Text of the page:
I write this with lack of clarity and with caution as I know that at least 1/2 of the people who read this blog are from academic backgrounds! And I am trying to work out some of the kinks in my logic before I write this for Nanda Mama. But what I really want to say is that I am embarrassed. Embarrassed by my lack of vision. By my completely inaccurate and biased statements. Disgusted that these events took place. Overwhelmed by knowing the details and feeling the pain of someone affected. Despondent about the future of humans. While I continually work at having more love for myself I have noticed a shrinking of my heart in relation to other people. I cannot forgive them their trespasses. And I fight to maintain my internal humanity toward "those people," and I feel as though I am losing the fight most days. I have become more and more conservative as I age. I have become less accepting and more of - just get up off your ass and fix it your life. Wait, isn't that what I have been saying to myself forever?!
The other night in the midst of a panic attack I put on Pema Chodron and right where my ipod picked it up was Pema discussing anxiety. Saying that her teacher Chogyam Trungpa Rinpoche had taught on fear and facing it and leaping into it. How he took things that were painful and seemed useless to us and turned them into positive teaching tools. Things like fear and boredom. That when we are afraid or feel the loss of solid ground we scramble to create ground. And in our process we may lash out or blame or become angry with others. And I had been doing a bit of that lately. So, it helps me to see that what I say or write has consequences. That if I am to really do the work of opening up myself and my heart then I cannot afford to close myself off to the basic humanness of everyone - but that does not mean forgiving every misdeed. Nor does it mean ignoring when someone has clearly lost their sense of humanness. Beating a 16 year old to death and then raping his sister - not a forgivable act. Not a human act. Not even the act of the beast. This is something darker and far deeper. And I will not accept, tolerate or forgive. Because the act was not done directly to me but close enough that I cannot ignore it. And it reminds me that in every time someone is hurt, abused or injured it is an affront to my humanness. One death is a tragedy, several a statistic? Time to wrap my head around the statistics.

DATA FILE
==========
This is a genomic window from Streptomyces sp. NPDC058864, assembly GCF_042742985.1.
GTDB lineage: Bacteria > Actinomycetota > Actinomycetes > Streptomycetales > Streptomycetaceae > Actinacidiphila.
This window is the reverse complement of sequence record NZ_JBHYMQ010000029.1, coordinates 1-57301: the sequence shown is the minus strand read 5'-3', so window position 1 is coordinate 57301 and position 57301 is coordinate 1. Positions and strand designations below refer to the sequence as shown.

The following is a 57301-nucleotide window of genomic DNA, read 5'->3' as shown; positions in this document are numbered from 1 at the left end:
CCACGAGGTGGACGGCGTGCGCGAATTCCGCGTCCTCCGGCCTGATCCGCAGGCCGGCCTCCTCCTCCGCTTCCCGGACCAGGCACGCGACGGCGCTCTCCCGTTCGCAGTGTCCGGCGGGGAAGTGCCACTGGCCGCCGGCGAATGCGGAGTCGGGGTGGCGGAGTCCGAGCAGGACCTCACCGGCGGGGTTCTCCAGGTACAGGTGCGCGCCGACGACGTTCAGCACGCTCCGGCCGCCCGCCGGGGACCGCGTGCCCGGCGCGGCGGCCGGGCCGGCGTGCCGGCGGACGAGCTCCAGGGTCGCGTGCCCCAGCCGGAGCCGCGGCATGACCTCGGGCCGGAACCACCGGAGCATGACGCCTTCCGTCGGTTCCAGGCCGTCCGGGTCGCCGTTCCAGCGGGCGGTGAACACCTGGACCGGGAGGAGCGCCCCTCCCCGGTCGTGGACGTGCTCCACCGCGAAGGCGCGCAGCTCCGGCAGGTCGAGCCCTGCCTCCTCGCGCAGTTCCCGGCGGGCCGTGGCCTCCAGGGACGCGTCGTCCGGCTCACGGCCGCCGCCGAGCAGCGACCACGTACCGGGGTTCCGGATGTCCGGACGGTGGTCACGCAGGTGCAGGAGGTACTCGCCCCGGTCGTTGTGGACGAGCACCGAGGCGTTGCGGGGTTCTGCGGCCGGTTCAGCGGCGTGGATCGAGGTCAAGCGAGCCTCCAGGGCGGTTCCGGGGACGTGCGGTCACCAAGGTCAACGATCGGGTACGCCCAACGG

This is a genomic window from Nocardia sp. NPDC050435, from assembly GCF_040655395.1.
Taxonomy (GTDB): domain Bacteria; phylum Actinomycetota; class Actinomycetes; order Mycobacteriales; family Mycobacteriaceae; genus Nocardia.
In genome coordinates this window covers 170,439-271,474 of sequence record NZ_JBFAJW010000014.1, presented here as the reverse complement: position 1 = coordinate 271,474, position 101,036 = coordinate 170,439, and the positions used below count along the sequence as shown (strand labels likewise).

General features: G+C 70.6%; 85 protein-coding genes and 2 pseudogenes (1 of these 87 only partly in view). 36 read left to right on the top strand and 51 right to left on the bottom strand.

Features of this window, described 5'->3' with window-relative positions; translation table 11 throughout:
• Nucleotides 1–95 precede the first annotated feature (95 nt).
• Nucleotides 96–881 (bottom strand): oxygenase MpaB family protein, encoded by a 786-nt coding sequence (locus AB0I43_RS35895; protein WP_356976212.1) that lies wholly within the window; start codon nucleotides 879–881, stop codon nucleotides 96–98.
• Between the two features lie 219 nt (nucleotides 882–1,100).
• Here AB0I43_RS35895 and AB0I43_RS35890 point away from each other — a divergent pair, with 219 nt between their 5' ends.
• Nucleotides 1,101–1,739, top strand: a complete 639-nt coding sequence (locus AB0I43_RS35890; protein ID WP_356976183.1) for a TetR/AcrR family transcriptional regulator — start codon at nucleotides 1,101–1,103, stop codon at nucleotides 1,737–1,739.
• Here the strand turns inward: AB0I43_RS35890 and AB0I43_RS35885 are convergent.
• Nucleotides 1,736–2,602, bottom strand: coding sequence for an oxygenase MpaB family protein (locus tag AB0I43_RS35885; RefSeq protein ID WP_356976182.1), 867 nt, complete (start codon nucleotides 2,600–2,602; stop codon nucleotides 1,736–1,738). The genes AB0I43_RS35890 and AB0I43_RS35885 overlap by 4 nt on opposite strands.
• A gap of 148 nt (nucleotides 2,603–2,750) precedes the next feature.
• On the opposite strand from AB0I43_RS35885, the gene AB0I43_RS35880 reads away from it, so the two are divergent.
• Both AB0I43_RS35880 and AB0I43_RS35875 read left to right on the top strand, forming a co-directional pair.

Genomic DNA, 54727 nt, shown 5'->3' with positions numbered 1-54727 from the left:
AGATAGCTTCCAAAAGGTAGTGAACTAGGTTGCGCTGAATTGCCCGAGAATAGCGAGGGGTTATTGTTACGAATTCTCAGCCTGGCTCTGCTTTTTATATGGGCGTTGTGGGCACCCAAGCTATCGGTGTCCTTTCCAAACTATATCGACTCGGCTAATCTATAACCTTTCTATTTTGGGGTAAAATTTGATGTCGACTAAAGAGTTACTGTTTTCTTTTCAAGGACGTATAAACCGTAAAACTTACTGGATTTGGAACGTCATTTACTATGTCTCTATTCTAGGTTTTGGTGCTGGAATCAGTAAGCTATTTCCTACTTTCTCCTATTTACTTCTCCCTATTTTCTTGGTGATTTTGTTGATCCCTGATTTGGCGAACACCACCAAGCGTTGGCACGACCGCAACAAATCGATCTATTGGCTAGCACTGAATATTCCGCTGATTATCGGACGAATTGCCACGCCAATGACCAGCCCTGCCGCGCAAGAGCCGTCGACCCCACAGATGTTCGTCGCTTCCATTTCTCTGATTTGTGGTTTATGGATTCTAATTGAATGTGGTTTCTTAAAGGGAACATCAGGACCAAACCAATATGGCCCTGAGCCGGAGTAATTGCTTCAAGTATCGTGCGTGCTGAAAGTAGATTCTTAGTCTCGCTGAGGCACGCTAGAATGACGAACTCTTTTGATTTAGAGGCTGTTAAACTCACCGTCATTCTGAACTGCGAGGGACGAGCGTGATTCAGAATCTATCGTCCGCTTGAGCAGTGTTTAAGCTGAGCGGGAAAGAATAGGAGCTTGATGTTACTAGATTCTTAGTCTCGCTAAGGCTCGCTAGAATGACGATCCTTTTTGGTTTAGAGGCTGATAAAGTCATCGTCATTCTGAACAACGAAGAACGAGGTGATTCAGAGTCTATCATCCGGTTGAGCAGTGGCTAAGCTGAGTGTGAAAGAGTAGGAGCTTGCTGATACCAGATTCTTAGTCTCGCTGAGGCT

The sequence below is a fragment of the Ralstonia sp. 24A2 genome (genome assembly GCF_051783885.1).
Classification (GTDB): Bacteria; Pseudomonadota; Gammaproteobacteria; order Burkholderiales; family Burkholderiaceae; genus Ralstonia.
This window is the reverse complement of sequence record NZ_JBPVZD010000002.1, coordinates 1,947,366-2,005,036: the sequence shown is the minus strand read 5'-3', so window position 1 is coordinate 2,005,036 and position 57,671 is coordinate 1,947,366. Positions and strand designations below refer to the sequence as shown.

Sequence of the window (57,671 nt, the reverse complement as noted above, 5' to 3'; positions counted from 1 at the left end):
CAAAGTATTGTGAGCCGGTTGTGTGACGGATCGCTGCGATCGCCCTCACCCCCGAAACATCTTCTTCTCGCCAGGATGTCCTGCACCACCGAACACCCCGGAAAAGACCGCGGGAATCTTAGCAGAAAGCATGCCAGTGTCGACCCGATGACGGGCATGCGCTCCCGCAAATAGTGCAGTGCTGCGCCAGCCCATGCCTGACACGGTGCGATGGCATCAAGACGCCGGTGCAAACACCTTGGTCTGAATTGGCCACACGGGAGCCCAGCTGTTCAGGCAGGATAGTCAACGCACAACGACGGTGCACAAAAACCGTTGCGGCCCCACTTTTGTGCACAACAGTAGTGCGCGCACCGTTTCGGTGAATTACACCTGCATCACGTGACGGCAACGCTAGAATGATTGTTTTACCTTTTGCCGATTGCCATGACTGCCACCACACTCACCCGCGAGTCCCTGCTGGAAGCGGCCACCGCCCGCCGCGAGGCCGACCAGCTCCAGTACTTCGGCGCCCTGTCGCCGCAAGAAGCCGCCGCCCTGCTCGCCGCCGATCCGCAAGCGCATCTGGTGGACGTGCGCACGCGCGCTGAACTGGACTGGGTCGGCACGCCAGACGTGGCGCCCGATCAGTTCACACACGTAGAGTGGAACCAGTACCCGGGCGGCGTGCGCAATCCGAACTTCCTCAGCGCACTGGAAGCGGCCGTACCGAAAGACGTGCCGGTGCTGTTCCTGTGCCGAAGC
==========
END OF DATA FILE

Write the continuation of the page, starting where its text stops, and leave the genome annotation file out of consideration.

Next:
1 comment:

ilyakogan said...

Unfortunately this is a thoroughly human act. I hope by "the beast" you mean the devil and not actual beasts. Most animals don't do things like this. Right this very moment there are probably thousands of people being raped, tortured, murdered, mutilated, you name it. Just because you don't know them personally or don't have a friend whose friend is suffering it doesn't change the fact. Just yesterday there was a footnote about yet another suicide bombing in Iraq. We grew so bored of those. They happen so often and it's not "people" being blown up - it's Iraqis...

The layer of so-called 'civilization' is very thin. We are a generation that grew up during a relative lull in global violence. And what a lull it was - if you count the number of conflicts in the last 50 years - it's huge. But it is still nothing compared to the scale of World War II, Chinese Cultural Revolution, Khmer Rouge, or separation of India and Pakistan...

I mean this is all our parents' generation - in living memory...

The mere fact that this event or Norwegian shooting or any other "small scale" event shocks sheltered Western European mind such as yours is a good thing. This means that those things are becoming less of a norm at least in some parts of the world.

Wake up and look around you. Watch non-American news - English Al Jazeera would be a good start.